‘My Extra Personal Space’, uses the results of walking in both urban environments and the countryside to layer up an intriguing composition in which removing the divide between each space creates a disturbing whole. It’s a walk in the uncanny, the places that are not quite one nor the other. The crack of pebbles underfoot, the chatter of gulls – pressed tight against a bell chiming as if for invasion; the creak and grind of road traffic; the Paris metro. It’s a constant hubbub undercutting the imagined idea of countryside in which nature quietly wheels in peaceable patterns and man is becalmed. At one point a gull comes so close it sounds like an assault, a forlorn fight back against this encroachment. Nick Soulsby

via Words & Guitars

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“Digital Junkies in Strange Times” reviewed by Chain DLK


Delving deep into the laptop, “Digital Junkies In Strange Times” is a genre-ignoring collection of electronic ambiences that draws ethereal samples shamelessly from any source that appeals. Most prominently this is R&B acapellas (some re-recorded presumably for legal reasons), processed to drift in out of our consciousness like a distant radio broadcast, but other found sounds are thrown in too. Under this, the core of this album is a gentle electronic soundscape which is soft yet glitchy.

“Turbulent Sphere”, at 13 minutes, is a relatively steady piece with a digital heartbeat. Processed bell sounds and warm chords ebb above. The beginning and end of the piece are weirder than the middle; twisted attempts at key changes towards the end sound playful or positively tongue-in-cheek at parts.

At only a minute and a half long, “Acousmatis” is a wonky processed acoustic guitar loop that seems to be present for two reasons, firstly because it’s a little silly, secondly to increase the track count. The other short track “Teen Haze” is more worthwhile, an almost radio-edit-y bit of anti-pop instrumental with deep flangey bass notes and a lightweight, crisp laptop-hip-hop beat, degenerating into metallic creaks as it develops.

The main meal of the release is the 41-minute “Moonlight Compilations”, which walks a fine line between being a single electronic work and a mix album. There are some steady tempos and recurring elements throughout. Sometimes there’s several layers in play, sometimes there’s a pure single element standing alone. At points it drops to nothing more than distant birdsong, reminiscent of The KLF’s “Chill Out”, with which it shares a sense of live, improvised fader-riding. At other points, it’s a heavier electronic throb, with a womb-like ambience, sometimes pale hisses and windy tones. The on-and-off languid female vocals are a little Leftfield-y. It evolves slowly and it’s generally melancholic, but the electronic pulses are prominent enough that you’re rarely allowed to proper relax in listening to it. Though it’s never out-and-out silly, things do get more wig-out at the end with the brass sounds of some bizarre Latin-sounding TV theme and some random plucked harpsichord notes.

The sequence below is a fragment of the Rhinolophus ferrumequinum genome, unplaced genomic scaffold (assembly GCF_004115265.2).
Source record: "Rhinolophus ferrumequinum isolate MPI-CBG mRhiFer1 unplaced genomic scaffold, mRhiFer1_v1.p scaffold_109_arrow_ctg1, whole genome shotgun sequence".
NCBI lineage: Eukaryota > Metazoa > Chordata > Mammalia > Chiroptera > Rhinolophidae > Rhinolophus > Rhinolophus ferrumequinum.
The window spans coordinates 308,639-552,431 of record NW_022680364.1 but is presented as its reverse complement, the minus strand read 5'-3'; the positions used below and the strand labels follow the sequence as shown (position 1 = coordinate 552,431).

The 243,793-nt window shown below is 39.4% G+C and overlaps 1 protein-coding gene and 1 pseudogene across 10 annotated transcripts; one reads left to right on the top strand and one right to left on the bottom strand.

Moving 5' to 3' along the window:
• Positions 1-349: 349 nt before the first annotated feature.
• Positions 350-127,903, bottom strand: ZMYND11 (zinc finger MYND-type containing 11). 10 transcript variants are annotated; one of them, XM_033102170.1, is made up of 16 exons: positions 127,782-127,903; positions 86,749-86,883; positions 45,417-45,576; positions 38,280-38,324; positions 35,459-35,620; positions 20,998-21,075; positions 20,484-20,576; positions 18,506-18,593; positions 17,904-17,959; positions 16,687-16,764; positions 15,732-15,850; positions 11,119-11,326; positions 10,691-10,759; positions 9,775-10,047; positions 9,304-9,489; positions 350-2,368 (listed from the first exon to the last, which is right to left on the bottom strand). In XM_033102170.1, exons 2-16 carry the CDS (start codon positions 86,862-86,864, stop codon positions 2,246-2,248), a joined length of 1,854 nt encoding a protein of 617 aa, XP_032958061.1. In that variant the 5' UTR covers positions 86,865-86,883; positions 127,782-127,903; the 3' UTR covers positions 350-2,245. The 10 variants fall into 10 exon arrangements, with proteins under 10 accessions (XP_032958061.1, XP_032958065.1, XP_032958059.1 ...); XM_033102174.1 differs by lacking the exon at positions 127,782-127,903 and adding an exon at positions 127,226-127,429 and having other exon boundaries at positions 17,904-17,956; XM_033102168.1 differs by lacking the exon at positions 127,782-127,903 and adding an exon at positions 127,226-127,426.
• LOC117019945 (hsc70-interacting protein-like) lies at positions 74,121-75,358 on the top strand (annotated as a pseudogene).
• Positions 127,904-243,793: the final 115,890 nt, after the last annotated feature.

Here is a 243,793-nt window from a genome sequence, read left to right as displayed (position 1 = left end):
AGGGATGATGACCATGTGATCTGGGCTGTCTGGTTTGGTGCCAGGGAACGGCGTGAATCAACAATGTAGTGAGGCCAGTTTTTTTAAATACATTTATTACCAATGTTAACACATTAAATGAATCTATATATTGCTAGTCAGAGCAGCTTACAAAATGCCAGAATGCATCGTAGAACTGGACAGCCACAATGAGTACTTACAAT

Arguably “Moonlight Compilations” is a little self-indulgent and is a little longer than is warranted, but as an improvised bit of electronic soundscape, there’s a lush, rich feel to most of it that makes it an enjoyable listen. Stuart Bruce

via Chain DLK

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New release: Luca Forcucci’s “The Waste Land”

Realities, appearing as multiple layers and folds in which memories, cognitions, perceptions are coined and ready to emerge.

The starting point for The Waste Land was an invitation to compose a twenty minutes soundtrack for a documentary movie. Accordingly, Luca Forcucci received six minutes of a field recording, without any mention of its own nature, or any information about the documentary. Forcucci didn’t ask anything about it, instead he listened carefully to the sonic material until images started to appear. The more he listened the more clear images emerged from his own mental movie.

The resonances emerge from the multiple projections of sounds into the power plant of an abandoned coal mine within a process that progressively recombines sound. Voices from the Coal Mine is freely inspired by Alvin Lucier’s I Am Sitting in a Room. Real spaces act as resonant filters and lead to virtual spaces made of resonances. Metaphorically, it encapsulates the memory of the voices and activity of the former workers from the coal mine.

My Extra Personal Space explores convergences of timbres from antagonist soundscapes of nature from the Normandy coast and urban contexts from Paris. Soundwalking is a component and tool to investigate, listen to and compose with the environment. This piece pays a tribute to urban drift of the Baudelairean flâneur — the casual wanderer, reporter and observer in the city.

All music by Luca Forcucci. Composed and mixed at INA GRM (Paris), Electronic Music Studio TU (Berlin), Atomic Lady (Earth). Mastered by Taylor Deupree. Cover photo by Luca Forcucci.

The Waste Land” is available as a limited edition tape or a download.